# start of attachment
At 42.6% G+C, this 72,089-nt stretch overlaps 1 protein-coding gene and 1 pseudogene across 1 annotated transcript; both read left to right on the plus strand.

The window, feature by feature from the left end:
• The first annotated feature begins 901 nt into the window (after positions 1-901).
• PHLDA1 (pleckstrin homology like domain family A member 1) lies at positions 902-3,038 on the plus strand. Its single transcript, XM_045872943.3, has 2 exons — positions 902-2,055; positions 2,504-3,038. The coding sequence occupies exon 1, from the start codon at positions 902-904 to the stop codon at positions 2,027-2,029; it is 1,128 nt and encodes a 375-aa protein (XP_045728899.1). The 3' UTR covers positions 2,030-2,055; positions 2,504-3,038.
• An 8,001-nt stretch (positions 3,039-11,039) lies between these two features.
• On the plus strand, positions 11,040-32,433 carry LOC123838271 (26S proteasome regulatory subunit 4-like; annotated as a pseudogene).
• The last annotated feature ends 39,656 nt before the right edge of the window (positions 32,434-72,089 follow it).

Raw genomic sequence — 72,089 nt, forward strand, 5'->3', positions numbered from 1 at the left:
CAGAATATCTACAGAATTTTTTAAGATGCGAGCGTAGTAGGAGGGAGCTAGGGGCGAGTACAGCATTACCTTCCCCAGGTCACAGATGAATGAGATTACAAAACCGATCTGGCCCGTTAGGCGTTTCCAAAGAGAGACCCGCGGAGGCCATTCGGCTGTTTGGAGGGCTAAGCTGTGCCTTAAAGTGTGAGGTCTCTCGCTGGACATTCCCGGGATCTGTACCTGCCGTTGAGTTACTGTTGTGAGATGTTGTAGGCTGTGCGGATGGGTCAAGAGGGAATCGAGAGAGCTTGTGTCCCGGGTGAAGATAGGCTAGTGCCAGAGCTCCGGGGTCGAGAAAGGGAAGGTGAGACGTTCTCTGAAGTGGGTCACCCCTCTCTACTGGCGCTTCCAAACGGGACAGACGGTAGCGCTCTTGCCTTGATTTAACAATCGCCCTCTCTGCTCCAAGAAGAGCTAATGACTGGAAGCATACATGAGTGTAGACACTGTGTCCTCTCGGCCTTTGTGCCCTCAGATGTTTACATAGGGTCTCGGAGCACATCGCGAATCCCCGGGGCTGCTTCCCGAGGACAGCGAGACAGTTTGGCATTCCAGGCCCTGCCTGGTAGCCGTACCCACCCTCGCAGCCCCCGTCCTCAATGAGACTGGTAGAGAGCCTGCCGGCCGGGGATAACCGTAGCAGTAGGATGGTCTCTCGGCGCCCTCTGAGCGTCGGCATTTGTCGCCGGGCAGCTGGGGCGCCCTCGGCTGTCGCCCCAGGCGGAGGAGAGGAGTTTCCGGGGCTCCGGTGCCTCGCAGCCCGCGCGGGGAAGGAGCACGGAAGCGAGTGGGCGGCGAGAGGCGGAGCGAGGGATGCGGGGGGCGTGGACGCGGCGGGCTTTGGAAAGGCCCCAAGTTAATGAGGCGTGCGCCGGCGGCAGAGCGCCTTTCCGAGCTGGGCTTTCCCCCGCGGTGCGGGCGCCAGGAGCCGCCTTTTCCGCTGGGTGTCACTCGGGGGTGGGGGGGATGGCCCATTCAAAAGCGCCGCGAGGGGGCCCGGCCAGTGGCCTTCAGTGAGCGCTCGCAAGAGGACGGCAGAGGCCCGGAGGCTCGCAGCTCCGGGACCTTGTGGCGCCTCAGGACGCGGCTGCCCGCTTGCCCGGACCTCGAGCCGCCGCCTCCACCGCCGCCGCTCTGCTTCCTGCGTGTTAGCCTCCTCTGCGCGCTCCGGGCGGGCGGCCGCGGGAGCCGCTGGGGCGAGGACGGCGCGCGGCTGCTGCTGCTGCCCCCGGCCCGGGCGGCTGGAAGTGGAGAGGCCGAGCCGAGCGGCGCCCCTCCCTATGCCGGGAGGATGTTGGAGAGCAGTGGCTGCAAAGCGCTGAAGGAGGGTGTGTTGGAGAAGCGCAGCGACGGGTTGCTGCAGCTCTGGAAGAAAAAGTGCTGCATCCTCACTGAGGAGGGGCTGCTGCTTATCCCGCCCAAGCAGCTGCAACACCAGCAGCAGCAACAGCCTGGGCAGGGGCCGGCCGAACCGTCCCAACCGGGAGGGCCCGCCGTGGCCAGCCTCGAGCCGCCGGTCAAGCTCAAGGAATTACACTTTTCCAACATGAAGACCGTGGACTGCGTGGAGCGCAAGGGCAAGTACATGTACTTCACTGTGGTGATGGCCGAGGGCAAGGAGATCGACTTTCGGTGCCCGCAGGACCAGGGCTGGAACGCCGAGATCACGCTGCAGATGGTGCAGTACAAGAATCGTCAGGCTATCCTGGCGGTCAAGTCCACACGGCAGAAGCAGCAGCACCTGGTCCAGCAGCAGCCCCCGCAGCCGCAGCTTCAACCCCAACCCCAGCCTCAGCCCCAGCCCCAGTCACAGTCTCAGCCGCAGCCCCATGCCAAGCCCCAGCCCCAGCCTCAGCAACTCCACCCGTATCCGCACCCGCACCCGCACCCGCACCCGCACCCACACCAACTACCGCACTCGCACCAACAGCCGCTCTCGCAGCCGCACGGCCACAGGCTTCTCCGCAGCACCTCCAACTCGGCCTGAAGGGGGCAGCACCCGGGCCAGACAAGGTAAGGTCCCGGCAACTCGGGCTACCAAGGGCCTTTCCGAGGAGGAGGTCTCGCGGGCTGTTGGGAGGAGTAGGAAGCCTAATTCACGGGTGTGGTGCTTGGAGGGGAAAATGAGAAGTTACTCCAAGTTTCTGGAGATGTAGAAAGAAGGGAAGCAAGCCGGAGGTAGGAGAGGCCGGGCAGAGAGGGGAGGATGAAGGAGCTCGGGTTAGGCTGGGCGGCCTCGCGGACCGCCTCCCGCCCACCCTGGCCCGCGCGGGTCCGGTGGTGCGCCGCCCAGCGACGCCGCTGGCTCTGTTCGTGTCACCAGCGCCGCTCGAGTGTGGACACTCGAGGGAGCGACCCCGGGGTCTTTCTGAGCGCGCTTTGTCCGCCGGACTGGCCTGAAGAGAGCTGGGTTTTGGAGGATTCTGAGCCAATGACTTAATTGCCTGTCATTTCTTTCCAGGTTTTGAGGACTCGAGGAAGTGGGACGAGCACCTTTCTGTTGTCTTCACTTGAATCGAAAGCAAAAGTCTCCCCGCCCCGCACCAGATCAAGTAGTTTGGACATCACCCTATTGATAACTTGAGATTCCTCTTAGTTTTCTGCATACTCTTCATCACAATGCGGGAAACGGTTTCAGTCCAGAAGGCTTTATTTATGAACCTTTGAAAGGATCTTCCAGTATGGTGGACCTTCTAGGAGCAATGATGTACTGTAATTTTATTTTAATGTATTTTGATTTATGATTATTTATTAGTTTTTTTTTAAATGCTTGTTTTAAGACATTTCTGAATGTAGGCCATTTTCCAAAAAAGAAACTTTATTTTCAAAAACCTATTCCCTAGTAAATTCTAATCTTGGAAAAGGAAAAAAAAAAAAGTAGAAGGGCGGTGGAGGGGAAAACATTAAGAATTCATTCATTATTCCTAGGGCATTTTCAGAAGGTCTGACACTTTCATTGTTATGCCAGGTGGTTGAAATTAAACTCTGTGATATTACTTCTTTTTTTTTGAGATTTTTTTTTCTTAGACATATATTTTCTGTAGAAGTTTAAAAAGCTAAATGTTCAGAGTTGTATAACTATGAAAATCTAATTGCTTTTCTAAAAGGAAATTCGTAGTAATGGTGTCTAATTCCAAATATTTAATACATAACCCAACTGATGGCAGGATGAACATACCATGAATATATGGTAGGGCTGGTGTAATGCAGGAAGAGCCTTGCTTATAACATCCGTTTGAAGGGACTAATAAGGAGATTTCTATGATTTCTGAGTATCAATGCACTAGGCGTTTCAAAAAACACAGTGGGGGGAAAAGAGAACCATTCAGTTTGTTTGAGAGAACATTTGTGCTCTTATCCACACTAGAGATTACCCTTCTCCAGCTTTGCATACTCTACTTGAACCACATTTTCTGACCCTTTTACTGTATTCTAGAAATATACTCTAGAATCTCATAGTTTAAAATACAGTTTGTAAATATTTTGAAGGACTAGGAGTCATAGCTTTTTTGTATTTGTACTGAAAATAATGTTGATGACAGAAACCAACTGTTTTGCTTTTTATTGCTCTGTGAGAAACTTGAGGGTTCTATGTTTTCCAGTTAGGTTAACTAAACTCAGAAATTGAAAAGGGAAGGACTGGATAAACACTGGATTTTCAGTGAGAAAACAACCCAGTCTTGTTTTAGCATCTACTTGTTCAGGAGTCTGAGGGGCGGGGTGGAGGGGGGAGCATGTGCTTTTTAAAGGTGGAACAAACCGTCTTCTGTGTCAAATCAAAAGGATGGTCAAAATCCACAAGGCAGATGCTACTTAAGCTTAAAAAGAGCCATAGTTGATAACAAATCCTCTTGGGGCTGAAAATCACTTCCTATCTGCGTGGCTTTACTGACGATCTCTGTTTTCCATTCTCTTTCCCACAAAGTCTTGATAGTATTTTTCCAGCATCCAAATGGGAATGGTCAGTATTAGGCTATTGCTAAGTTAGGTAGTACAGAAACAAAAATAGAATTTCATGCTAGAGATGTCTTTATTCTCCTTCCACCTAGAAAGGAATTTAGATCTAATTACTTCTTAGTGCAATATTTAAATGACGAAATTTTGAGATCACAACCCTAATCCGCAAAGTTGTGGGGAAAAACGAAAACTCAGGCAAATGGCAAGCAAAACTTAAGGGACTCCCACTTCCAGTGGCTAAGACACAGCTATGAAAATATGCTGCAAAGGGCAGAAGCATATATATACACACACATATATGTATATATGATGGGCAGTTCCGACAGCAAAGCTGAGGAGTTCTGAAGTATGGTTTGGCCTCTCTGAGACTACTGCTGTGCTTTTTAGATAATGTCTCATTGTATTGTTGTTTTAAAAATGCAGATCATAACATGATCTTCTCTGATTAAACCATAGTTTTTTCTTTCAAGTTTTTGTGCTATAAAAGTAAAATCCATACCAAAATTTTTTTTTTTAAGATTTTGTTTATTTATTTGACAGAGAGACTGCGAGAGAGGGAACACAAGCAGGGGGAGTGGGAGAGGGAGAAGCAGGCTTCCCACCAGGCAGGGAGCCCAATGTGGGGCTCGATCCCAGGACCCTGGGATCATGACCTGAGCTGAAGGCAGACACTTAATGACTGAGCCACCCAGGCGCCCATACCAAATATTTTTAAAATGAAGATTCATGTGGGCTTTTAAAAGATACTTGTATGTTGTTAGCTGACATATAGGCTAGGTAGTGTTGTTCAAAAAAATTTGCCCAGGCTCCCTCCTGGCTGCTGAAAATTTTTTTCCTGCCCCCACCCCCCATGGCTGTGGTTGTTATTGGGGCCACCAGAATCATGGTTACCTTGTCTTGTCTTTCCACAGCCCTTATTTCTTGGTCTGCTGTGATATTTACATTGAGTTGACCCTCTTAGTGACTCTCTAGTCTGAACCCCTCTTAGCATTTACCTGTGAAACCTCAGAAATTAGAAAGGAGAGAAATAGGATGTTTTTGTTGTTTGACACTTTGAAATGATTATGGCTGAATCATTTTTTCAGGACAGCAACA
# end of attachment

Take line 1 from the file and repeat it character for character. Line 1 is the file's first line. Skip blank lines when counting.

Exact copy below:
At 42.6% G+C, this 72,089-nt stretch overlaps 1 protein-coding gene and 1 pseudogene across 1 annotated transcript; both read left to right on the plus strand.